As 2021 ends, I’ve been thinking about the word “resilience.” Resilience is the “ability to become strong, healthy, or successful again after something bad happens,” according to Merriam-Webster. After 20-months of unprecedented shifts in our society, economy, and daily lives brought about by the pandemic, as well as social grappling with institutional and structural racism, concerns about climate change, and more, perhaps we are all thinking about resilience now more than ever.
Cooperative businesses are built around the globally-recognized principles of concern for community, cooperation among cooperatives, and democratic member control, based on values of self-help and solidarity, among others. As the COVID-19 pandemic impacted cooperative members, communities, and businesses, cooperatives have responded in unique ways that highlight the spirit of cooperation and the resilience of the cooperative community.
Globally, cooperatives have responded to the pandemic by adapting in their businesses and by supporting their members and communities with examples including enhancing home delivery of food, grants for cooperatives to purchase agricultural products, and donations of medical products. In the U.S., cooperatives set up community internet hot spots for their members learning and working from home without stable internet access. Really, the examples are too many to capture in one place.
Like many businesses, cooperatives have also faced challenges from the pandemic. The World Cooperative Monitor’s 2020 report, “Exploring the Cooperative Economy” highlighted that some cooperatives saw major declines in revenues, faced cash flow issues, and had to implement temporary unemployment measures – with impacts varying widely by sector. A recent analysis by researchers at Cleveland State University, in collaboration with the CFAES Center for Cooperatives at The Ohio State University, explored how food, agriculture, and rural electric cooperatives in Ohio were impacted by the pandemic. Interviews with cooperative leaders illuminated both positive and negative impacts from COVID-19. Some co-ops saw accelerated implementation of digital technologies. Others experienced serious negative impacts from supply chain disruptions, with one leader sharing that uncertainty has made it “impossible to make decisions on expanding or improving operations.” Importantly, the analysis showed that rural electric, food, and agriculture cooperatives in Ohio employed roughly the same number of people in 2021 as they did pre-pandemic and did not have to lay off workers during the pandemic. Read the full report, “Cooperatives and Ohio’s Economy: Their Contribution and the Impact of Covid-19” here.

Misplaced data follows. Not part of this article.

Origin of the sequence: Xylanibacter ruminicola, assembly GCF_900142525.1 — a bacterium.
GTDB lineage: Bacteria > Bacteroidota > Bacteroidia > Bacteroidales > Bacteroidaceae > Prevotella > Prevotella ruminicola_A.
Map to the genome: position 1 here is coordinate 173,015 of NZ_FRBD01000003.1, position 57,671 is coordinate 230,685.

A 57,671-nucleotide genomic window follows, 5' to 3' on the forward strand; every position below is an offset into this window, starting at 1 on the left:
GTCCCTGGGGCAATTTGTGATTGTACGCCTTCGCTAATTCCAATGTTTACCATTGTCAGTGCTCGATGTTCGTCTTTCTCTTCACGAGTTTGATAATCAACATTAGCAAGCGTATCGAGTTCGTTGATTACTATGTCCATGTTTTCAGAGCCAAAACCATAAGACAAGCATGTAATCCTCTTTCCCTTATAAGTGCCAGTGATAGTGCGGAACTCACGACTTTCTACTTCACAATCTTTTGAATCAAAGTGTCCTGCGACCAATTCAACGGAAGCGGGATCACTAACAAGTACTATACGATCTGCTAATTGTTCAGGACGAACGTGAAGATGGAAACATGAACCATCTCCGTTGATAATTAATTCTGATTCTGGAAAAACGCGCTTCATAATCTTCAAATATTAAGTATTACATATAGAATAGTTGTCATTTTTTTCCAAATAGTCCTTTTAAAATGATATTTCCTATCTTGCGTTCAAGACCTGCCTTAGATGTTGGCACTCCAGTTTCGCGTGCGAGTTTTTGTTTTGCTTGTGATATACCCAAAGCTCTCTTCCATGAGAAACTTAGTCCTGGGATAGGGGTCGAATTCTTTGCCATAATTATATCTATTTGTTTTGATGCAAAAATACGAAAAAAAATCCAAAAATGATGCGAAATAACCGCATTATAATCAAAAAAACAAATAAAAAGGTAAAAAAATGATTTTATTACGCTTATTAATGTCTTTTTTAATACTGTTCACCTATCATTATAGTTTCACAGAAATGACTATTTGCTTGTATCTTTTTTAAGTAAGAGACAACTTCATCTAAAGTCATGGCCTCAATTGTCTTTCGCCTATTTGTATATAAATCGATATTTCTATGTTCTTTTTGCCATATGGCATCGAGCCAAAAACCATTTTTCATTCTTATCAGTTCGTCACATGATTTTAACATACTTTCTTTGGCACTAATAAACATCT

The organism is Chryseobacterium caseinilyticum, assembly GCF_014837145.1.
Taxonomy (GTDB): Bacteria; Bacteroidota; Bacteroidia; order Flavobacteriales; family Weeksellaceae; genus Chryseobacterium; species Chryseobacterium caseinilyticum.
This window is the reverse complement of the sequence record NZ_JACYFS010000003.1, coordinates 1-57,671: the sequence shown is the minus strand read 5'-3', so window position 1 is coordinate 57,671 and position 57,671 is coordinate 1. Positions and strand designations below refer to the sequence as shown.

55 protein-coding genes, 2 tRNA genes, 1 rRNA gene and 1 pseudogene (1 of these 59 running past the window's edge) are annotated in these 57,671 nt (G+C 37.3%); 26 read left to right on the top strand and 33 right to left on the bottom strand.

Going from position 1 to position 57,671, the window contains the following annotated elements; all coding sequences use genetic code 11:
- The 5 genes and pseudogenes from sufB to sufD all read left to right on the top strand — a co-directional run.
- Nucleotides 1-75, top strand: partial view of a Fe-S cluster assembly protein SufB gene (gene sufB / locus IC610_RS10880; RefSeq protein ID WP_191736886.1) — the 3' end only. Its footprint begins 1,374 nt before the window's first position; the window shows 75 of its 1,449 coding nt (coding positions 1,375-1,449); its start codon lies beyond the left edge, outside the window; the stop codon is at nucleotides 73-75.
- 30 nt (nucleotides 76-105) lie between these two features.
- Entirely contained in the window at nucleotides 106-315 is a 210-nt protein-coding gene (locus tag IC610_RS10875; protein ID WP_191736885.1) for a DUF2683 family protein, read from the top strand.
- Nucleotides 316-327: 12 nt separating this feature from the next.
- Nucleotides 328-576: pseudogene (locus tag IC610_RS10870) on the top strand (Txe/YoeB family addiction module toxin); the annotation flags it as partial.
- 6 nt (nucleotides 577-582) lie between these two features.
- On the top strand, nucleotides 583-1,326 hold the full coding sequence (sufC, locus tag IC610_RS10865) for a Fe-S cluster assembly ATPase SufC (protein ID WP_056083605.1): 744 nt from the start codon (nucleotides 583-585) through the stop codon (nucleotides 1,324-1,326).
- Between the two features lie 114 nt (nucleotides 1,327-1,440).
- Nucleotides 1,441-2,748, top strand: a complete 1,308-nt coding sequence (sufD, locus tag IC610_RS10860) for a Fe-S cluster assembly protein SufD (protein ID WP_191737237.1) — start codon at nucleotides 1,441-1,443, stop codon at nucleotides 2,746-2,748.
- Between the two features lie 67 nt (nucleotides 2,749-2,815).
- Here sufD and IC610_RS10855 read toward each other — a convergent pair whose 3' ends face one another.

Join the CFAES Center for Cooperatives on December 15, 2021 at 1:00pm Eastern for a free webinar discussing the economic contribution of Ohio’s food, agriculture, and rural electric cooperatives and the impact of the COVID-19 pandemic on this cooperative community. Register for the webinar here.
Across the United States, the pandemic was particularly challenging for the restaurant and food service industry. In Los Angeles, a growing community of worker-owned cooperative restaurant and food businesses is building workplace democracy and spaces for community building post-pandemic. As communities consider how to build more resilient businesses in the wake of the pandemic, worker-owned cooperatives and other employee-owned business models may be uniquely positioned to address income and wealth inequality as well as a looming business succession challenges. In Ohio, an estimated 54% of businesses, representing $118 billion in payroll and $690 billion in sales, are owned by baby boomers who are at or nearing retirement age. A recent report, Building Legacies: Retaining Jobs and Creating Wealth Through Worker Ownership, released by the Ohio Worker Ownership Network highlights the potential impact of worker owned enterprises to build wealth, provide stable employment, reduce economic inequality, and provide a viable path for business continuity.